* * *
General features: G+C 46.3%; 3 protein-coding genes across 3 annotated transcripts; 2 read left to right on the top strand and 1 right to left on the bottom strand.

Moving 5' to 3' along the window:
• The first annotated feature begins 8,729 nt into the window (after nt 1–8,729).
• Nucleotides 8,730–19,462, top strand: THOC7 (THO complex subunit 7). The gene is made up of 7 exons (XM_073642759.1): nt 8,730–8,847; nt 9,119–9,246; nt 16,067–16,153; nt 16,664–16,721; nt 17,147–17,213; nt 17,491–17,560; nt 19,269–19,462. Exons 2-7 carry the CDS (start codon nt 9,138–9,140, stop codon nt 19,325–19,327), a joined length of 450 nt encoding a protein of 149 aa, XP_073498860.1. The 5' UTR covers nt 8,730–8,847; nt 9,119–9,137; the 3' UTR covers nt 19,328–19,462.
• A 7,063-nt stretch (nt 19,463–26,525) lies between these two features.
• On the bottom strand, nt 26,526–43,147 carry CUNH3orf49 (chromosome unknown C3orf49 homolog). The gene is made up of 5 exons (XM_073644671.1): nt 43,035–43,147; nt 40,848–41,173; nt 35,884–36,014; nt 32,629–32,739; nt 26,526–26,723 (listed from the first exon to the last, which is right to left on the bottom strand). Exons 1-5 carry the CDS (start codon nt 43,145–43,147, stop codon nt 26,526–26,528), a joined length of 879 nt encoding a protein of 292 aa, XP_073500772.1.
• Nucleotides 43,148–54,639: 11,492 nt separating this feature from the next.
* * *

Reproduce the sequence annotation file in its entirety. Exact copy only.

General features: G+C 46.3%; 3 protein-coding genes across 3 annotated transcripts; 2 read left to right on the top strand and 1 right to left on the bottom strand.

Moving 5' to 3' along the window:
• The first annotated feature begins 8,729 nt into the window (after nt 1–8,729).
• Nucleotides 8,730–19,462, top strand: THOC7 (THO complex subunit 7). The gene is made up of 7 exons (XM_073642759.1): nt 8,730–8,847; nt 9,119–9,246; nt 16,067–16,153; nt 16,664–16,721; nt 17,147–17,213; nt 17,491–17,560; nt 19,269–19,462. Exons 2-7 carry the CDS (start codon nt 9,138–9,140, stop codon nt 19,325–19,327), a joined length of 450 nt encoding a protein of 149 aa, XP_073498860.1. The 5' UTR covers nt 8,730–8,847; nt 9,119–9,137; the 3' UTR covers nt 19,328–19,462.
• A 7,063-nt stretch (nt 19,463–26,525) lies between these two features.
• On the bottom strand, nt 26,526–43,147 carry CUNH3orf49 (chromosome unknown C3orf49 homolog). The gene is made up of 5 exons (XM_073644671.1): nt 43,035–43,147; nt 40,848–41,173; nt 35,884–36,014; nt 32,629–32,739; nt 26,526–26,723 (listed from the first exon to the last, which is right to left on the bottom strand). Exons 1-5 carry the CDS (start codon nt 43,145–43,147, stop codon nt 26,526–26,528), a joined length of 879 nt encoding a protein of 292 aa, XP_073500772.1.
• Nucleotides 43,148–54,639: 11,492 nt separating this feature from the next.